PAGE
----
Sometimes it feels like I've been reading too much for too many years. All through high school and into college, I could engage with the story, the ch...moreSometimes it feels like I've been reading too much for too many years. All through high school and into college, I could engage with the story, the characters, the world of a book on a level I can't seem to achieve anymore. That doesn't happen much these days. I appreciate books, even love them, but I do so with the jaded distance of a museum curator approaching a painting.
As a result, I've become less interested over time in what I think of as the craft of transparency: books that are so impeccably executed that you forget you're reading a book. Not that I've abandoned (or will ever completely abandon) this kind of book (I recently read Pride & Prejudice for the fifth or sixth time and loved it) but as transparent, smooth, seamless writing becomes more and more prevalent, it interests me less and less. I've been thinking on this subject a lot lately and could easily spend a few thousand words trying to work through a variety of ideas but here I'm only interested in explaining why I loved Orlando as much as I did . . .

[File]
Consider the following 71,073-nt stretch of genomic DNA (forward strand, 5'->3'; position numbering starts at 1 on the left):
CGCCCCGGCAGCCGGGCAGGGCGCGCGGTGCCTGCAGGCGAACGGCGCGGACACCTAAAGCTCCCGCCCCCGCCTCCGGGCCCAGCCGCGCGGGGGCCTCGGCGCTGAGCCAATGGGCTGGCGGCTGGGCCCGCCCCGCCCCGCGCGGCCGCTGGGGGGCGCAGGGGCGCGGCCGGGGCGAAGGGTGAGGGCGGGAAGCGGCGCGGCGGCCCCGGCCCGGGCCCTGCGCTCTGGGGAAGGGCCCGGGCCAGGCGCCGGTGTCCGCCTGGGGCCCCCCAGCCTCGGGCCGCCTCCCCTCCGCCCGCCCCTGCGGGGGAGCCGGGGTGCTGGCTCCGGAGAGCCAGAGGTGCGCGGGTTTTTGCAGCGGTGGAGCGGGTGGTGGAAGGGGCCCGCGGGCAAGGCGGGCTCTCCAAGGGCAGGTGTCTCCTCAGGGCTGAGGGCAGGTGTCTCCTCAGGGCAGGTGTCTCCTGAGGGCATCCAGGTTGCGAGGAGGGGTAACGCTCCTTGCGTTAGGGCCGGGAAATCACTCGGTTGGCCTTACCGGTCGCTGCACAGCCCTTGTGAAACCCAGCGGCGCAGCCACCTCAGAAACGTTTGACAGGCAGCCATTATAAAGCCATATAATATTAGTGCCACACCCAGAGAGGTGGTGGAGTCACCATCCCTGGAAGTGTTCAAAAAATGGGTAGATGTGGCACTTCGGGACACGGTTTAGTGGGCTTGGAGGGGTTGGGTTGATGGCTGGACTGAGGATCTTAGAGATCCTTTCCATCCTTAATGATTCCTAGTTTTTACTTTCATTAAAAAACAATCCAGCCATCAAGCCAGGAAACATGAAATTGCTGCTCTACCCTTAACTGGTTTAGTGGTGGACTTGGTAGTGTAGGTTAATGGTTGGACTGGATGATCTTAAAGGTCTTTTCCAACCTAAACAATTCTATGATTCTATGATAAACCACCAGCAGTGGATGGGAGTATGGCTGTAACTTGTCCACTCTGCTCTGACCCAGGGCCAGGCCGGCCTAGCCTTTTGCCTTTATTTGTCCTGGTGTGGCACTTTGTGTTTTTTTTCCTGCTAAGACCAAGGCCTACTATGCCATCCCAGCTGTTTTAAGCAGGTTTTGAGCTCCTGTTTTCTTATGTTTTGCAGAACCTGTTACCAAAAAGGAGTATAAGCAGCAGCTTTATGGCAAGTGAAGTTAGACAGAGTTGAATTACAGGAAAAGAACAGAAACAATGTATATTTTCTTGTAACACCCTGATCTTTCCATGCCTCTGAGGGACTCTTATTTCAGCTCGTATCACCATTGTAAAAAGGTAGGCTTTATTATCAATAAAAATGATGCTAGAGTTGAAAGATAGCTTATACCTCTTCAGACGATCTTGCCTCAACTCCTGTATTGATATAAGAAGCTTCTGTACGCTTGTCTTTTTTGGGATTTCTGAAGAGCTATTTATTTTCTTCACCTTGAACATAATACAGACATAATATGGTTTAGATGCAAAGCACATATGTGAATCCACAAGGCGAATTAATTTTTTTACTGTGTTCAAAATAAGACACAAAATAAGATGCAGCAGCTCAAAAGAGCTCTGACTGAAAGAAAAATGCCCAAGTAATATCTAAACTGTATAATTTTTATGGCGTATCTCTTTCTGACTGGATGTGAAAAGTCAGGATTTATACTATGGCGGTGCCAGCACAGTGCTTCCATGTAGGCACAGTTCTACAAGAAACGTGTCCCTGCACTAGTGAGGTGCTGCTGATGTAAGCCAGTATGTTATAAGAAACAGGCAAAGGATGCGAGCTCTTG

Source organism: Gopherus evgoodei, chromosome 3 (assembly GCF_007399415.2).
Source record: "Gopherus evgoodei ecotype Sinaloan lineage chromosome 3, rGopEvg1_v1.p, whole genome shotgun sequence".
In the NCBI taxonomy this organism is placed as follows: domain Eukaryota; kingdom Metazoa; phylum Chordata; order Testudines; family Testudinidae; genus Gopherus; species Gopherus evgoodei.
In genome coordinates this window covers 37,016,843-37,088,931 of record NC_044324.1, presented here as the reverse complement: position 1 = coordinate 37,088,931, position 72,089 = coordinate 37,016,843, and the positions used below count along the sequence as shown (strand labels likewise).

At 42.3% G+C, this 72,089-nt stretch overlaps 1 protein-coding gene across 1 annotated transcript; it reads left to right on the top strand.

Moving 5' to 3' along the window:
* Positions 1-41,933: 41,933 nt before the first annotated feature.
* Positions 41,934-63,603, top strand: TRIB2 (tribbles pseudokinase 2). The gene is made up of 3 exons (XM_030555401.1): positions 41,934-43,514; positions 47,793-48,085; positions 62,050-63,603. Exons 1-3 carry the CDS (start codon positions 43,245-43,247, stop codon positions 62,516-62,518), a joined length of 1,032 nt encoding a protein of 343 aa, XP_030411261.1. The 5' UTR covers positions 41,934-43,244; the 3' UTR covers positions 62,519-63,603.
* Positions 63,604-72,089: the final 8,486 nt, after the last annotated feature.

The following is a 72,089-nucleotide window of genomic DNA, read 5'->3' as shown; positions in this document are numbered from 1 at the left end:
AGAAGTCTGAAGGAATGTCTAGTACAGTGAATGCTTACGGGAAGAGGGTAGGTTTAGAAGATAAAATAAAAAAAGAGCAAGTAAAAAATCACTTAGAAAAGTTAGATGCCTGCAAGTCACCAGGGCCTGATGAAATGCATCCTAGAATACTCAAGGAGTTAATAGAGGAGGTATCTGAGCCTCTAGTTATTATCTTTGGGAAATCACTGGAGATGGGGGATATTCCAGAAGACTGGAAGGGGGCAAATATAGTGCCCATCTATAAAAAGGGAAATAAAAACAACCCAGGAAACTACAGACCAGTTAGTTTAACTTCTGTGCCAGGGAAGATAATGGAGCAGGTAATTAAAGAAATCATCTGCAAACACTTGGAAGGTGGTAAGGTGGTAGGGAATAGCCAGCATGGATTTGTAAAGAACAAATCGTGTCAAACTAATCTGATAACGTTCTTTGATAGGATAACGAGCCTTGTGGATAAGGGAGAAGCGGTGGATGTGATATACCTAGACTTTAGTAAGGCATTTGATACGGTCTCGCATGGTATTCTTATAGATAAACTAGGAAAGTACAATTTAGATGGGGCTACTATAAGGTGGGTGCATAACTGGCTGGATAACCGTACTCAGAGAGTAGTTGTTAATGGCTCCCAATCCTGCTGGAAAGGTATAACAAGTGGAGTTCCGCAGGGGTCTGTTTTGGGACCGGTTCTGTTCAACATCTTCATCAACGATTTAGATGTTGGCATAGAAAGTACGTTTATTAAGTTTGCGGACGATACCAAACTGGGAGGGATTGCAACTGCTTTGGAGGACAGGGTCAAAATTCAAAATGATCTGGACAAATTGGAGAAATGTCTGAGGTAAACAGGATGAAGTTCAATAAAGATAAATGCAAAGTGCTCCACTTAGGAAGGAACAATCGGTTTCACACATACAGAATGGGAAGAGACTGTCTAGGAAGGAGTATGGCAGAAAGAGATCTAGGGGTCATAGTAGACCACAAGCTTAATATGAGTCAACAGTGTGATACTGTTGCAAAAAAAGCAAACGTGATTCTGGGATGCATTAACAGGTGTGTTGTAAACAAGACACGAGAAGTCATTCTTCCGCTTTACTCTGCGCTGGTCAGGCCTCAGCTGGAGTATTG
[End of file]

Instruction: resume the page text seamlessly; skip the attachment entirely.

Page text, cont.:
Freewheeling and wacky may not be words we usually use to describe Woolf's work but I think they apply to Orlando. Not only is the story deliciously odd (an apparently immortal aristocrat with poetic ambitions who changes gender about a third of the way through the story) but Woolf's writing employs tricks and devices from just about every literary era. She mocks the length of her own sentences, laments the lack of action taken by her main character, crafts puckish aphorisms, digresses on various topics . . . It's a treat and a joy and I found myself savoring many of its pages over and over again. At one point I actually laughed out loud in the middle of a particularly audacious page before closing the book for a few moments so I could shake my head and exclaim, "What the fuck?" I was so awestruck, I literally had tears in my eyes for a few seconds. I like it when a book is so damned good that I have to stop reading it for awhile.
This is a mischievous novel and -- it can't be said enough -- a lot of fun to read. I've been meaning to read it ever since I first watched the Sally Potter adaptation starring Tilda Swinton twenty-some years ago. I've watched the film many times (it's a personal favorite), always feeling guilty that I still hadn't read the book. Now I'm actually glad I waited as long as I did since it reminded me that there are still plenty of surprises to be found between the covers of a book.
**** Some favorite quotations: